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According to Bloomberg, Australia has been working closely with the grains industry to “build the strongest possible case” against China’s anti-dumping duties on its barley exports and would soon escalate the matter to the World Trade Organization. 

“Australian grain growers and farmers are not subsidized, they don’t dump their products on global markets, and we clearly have the evidence to mount a strong case,” Trade Minister Simon Birmingham told reporters Tuesday. China accused Australia of dumping the grain and subsidizing growers and slapped tariffs of over 80% on the Australian barley in May.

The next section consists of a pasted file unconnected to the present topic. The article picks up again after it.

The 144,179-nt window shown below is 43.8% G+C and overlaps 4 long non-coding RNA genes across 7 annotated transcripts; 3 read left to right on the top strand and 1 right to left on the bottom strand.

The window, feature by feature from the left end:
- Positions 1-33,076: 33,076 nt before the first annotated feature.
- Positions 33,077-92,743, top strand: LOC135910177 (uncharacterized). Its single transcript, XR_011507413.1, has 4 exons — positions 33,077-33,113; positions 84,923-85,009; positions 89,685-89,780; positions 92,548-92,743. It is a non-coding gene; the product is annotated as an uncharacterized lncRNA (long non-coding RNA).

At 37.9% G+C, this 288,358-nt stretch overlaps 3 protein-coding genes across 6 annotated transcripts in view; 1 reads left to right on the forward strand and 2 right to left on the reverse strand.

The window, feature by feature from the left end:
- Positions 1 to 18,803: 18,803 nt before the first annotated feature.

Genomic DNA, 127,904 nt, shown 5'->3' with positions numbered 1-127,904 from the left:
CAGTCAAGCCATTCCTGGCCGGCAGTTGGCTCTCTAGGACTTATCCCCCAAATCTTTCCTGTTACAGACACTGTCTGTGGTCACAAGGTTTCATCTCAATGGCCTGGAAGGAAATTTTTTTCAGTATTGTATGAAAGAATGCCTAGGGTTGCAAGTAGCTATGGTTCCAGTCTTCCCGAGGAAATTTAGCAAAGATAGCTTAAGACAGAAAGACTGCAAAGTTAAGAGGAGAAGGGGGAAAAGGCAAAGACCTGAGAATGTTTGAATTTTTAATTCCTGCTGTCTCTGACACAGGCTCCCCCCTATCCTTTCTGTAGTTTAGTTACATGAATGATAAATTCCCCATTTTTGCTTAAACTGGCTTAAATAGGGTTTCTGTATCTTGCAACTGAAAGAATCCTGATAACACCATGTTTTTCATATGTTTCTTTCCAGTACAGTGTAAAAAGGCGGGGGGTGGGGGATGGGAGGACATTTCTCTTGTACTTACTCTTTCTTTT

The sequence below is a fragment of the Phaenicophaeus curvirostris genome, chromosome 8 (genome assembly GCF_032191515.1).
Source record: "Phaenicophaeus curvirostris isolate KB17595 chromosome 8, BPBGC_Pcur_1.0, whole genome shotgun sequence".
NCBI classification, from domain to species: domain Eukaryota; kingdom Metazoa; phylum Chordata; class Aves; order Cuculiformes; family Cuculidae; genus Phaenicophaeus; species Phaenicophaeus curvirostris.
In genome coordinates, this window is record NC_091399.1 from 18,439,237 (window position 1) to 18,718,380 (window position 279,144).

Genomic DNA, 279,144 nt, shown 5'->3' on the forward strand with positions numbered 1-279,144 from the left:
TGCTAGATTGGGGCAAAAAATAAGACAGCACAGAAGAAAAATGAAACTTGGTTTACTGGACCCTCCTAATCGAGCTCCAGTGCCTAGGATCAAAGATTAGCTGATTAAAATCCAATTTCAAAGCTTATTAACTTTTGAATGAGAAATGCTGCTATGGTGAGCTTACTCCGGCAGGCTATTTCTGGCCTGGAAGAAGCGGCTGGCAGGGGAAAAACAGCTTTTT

Further, Australia has warned China that its alleged ban on Australian coal contravenes WTO rules, according to Financial Times.

The relations between the two countries have soured ever since Australia’s Prime Minister Scott Morrison’s government called for an international inquiry into the origins of the coronavirus earlier this year. 

An escalation of tensions between Australia and China could have a bearing on the China-sensitive Aussie dollar. 

  • PM Morrison: Not accepting that China has banned imports of Australian coal